of migrant and refugee young people in the ACT, with related recommendations.

MYS is the ACT Representative on the National Multicultural Youth Advocacy
Network (NMYAN) in recognition of its experience in supporting multicultural young
people and its knowledge of the needs, challenges and strengths of this demographic

MYS has also participated in national research on migrant and refugee young people
by facilitating client focus groups for:

       Foundation House (supporting survivors of torture and trauma, Melbourne)/
       University of Melbourne Psychology Department (“Protective factors for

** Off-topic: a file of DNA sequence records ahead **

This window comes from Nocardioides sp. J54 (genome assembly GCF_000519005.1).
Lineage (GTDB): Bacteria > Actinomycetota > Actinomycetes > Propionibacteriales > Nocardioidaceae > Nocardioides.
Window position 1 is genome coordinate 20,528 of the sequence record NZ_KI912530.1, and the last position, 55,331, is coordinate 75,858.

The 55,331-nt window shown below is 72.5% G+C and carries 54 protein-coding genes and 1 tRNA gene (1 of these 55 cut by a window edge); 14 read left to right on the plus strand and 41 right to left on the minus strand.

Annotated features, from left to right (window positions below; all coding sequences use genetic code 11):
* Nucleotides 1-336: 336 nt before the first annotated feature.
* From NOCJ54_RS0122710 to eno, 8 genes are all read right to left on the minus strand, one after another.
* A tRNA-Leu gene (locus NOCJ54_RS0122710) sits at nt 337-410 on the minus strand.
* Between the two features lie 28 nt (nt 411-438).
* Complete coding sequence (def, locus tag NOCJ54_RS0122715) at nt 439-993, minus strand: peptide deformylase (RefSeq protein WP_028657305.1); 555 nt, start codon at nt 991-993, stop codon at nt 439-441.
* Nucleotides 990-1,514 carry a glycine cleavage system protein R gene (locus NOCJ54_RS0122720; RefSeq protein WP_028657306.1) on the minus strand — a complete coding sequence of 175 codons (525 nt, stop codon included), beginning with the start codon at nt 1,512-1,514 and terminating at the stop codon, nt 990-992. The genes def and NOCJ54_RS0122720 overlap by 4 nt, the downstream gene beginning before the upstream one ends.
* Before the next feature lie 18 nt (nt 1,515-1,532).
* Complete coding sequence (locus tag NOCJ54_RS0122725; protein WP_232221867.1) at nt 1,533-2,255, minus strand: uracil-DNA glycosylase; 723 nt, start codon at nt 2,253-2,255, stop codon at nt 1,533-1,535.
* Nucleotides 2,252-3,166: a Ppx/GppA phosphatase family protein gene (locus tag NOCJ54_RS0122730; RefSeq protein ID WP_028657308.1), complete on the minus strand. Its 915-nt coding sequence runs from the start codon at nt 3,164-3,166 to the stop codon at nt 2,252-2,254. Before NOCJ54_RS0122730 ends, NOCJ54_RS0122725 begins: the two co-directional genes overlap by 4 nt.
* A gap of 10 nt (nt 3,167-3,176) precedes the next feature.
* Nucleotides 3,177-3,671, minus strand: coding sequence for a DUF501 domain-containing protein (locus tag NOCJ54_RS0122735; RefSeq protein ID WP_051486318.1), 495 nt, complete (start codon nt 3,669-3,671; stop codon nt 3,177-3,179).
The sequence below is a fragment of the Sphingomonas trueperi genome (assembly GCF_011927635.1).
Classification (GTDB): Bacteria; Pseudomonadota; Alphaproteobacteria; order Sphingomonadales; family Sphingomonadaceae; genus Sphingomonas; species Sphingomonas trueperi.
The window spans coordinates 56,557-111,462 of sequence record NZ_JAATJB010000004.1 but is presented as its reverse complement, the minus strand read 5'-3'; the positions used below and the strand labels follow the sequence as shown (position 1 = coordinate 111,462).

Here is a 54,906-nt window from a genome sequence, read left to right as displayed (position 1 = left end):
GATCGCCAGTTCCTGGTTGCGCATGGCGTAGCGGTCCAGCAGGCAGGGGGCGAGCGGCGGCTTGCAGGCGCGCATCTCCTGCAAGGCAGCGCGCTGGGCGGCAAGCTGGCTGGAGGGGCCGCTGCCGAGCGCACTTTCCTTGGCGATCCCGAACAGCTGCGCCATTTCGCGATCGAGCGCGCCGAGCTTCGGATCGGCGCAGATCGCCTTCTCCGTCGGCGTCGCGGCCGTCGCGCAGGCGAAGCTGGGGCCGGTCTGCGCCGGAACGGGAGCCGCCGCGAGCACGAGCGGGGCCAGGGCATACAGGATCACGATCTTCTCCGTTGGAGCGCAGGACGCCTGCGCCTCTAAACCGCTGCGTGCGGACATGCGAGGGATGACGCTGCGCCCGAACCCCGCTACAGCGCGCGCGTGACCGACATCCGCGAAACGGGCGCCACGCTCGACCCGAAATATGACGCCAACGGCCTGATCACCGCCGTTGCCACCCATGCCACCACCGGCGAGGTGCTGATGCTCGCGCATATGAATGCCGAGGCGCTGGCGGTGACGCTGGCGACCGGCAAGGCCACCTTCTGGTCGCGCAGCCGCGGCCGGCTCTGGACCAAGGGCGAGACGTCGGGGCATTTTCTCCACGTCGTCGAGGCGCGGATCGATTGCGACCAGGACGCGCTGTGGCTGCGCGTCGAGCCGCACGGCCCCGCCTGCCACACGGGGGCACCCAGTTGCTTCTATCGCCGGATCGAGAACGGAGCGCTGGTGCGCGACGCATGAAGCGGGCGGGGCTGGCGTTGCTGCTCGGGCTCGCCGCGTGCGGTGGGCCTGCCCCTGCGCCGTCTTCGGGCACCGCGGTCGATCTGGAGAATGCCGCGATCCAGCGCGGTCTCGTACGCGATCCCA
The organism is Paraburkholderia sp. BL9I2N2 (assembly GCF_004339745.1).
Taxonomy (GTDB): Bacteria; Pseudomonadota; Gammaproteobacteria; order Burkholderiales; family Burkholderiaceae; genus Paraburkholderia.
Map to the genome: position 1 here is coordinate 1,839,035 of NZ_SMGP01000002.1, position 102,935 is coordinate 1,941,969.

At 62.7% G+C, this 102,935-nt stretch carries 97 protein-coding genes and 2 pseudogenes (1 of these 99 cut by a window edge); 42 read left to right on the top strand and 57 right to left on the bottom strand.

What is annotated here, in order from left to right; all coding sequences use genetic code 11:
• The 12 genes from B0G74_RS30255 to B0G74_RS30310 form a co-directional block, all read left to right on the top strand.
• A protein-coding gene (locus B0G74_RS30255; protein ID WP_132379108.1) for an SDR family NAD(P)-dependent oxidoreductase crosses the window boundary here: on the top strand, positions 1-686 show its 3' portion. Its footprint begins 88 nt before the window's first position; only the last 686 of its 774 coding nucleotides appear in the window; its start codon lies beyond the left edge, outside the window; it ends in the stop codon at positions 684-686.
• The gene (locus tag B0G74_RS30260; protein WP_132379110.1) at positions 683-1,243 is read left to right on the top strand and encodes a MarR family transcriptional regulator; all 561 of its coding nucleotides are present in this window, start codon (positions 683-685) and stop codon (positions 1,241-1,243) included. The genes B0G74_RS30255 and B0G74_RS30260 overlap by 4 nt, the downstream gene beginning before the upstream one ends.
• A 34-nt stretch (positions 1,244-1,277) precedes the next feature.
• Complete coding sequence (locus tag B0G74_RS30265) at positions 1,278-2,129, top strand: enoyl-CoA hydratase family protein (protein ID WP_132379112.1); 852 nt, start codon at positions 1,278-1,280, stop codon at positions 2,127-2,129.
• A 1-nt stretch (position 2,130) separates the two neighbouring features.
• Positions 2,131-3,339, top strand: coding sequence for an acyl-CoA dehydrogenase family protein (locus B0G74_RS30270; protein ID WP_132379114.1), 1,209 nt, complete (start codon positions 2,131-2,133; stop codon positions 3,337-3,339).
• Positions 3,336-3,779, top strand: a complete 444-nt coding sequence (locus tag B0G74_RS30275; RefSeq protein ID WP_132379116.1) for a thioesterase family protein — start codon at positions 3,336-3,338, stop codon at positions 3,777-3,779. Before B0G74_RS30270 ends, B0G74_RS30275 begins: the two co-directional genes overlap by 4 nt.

Sudanese Refugee young people in Australia”)

       Deakin University (“Young Refugees: transnational experiences,
       cosmopolitan conditions”)

       The Refugee Council of Australia (three consultations with refugee young
       people in the ACT on how better to give refugee young people a voice

   MYS also convened a consultation with government, community services and
   education providers in the ACT for the Centre for Multicultural Youth (Vic) and the
   Australian Research Alliance on Children and Young People in preparing for their
   publication “Multicultural Youth in Australia: Settlement and transition” 2007.

Finally, MYS supported the ACT Minister for Multicultural Affairs and the staff of the
Office of Multicultural Affairs to plan, promote and implement the 2006 ACT
Multicultural Youth Forum and the Youth panel and Youth presentation of the 2008